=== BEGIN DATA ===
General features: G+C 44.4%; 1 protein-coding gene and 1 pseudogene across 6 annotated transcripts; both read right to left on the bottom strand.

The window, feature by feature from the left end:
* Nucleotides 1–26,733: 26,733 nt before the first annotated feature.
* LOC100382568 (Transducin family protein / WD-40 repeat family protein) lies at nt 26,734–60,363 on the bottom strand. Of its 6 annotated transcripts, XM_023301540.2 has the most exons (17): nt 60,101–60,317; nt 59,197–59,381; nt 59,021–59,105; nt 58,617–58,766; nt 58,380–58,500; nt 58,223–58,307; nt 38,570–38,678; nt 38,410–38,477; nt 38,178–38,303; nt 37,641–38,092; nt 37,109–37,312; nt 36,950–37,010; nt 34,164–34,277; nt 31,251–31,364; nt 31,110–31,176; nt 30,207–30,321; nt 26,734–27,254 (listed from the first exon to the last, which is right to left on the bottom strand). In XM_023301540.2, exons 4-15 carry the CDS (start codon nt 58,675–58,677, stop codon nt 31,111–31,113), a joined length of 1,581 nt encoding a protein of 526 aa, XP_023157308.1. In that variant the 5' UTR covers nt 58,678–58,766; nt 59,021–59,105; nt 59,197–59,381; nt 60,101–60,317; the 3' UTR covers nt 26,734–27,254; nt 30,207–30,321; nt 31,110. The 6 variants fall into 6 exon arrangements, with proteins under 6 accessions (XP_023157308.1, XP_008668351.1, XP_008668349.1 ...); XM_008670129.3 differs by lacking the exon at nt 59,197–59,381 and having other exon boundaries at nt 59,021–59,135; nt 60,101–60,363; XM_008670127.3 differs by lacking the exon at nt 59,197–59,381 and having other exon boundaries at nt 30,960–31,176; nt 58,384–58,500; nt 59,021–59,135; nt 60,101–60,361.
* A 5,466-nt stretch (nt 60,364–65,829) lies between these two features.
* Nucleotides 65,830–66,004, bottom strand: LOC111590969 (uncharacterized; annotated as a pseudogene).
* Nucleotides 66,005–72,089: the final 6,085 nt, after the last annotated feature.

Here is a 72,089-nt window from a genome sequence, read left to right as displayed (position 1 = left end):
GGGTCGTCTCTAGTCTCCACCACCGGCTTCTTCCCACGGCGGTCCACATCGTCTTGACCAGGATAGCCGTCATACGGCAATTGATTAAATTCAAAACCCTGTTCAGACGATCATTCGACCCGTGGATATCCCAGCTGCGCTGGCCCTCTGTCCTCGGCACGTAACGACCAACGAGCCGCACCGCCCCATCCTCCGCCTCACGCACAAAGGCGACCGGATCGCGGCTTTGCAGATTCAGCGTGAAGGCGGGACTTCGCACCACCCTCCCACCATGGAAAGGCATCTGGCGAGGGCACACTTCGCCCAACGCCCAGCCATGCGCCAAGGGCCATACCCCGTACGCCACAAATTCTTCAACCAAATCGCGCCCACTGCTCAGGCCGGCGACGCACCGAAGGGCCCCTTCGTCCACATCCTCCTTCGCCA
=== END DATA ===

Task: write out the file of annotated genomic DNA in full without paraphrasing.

General features: G+C 44.4%; 1 protein-coding gene and 1 pseudogene across 6 annotated transcripts; both read right to left on the bottom strand.

The window, feature by feature from the left end:
* Nucleotides 1–26,733: 26,733 nt before the first annotated feature.
* LOC100382568 (Transducin family protein / WD-40 repeat family protein) lies at nt 26,734–60,363 on the bottom strand. Of its 6 annotated transcripts, XM_023301540.2 has the most exons (17): nt 60,101–60,317; nt 59,197–59,381; nt 59,021–59,105; nt 58,617–58,766; nt 58,380–58,500; nt 58,223–58,307; nt 38,570–38,678; nt 38,410–38,477; nt 38,178–38,303; nt 37,641–38,092; nt 37,109–37,312; nt 36,950–37,010; nt 34,164–34,277; nt 31,251–31,364; nt 31,110–31,176; nt 30,207–30,321; nt 26,734–27,254 (listed from the first exon to the last, which is right to left on the bottom strand). In XM_023301540.2, exons 4-15 carry the CDS (start codon nt 58,675–58,677, stop codon nt 31,111–31,113), a joined length of 1,581 nt encoding a protein of 526 aa, XP_023157308.1. In that variant the 5' UTR covers nt 58,678–58,766; nt 59,021–59,105; nt 59,197–59,381; nt 60,101–60,317; the 3' UTR covers nt 26,734–27,254; nt 30,207–30,321; nt 31,110. The 6 variants fall into 6 exon arrangements, with proteins under 6 accessions (XP_023157308.1, XP_008668351.1, XP_008668349.1 ...); XM_008670129.3 differs by lacking the exon at nt 59,197–59,381 and having other exon boundaries at nt 59,021–59,135; nt 60,101–60,363; XM_008670127.3 differs by lacking the exon at nt 59,197–59,381 and having other exon boundaries at nt 30,960–31,176; nt 58,384–58,500; nt 59,021–59,135; nt 60,101–60,361.
* A 5,466-nt stretch (nt 60,364–65,829) lies between these two features.
* Nucleotides 65,830–66,004, bottom strand: LOC111590969 (uncharacterized; annotated as a pseudogene).
* Nucleotides 66,005–72,089: the final 6,085 nt, after the last annotated feature.

Here is a 72,089-nt window from a genome sequence, read left to right as displayed (position 1 = left end):
GGGTCGTCTCTAGTCTCCACCACCGGCTTCTTCCCACGGCGGTCCACATCGTCTTGACCAGGATAGCCGTCATACGGCAATTGATTAAATTCAAAACCCTGTTCAGACGATCATTCGACCCGTGGATATCCCAGCTGCGCTGGCCCTCTGTCCTCGGCACGTAACGACCAACGAGCCGCACCGCCCCATCCTCCGCCTCACGCACAAAGGCGACCGGATCGCGGCTTTGCAGATTCAGCGTGAAGGCGGGACTTCGCACCACCCTCCCACCATGGAAAGGCATCTGGCGAGGGCACACTTCGCCCAACGCCCAGCCATGCGCCAAGGGCCATACCCCGTACGCCACAAATTCTTCAACCAAATCGCGCCCACTGCTCAGGCCGGCGACGCACCGAAGGGCCCCTTCGTCCACATCCTCCTTCGCCA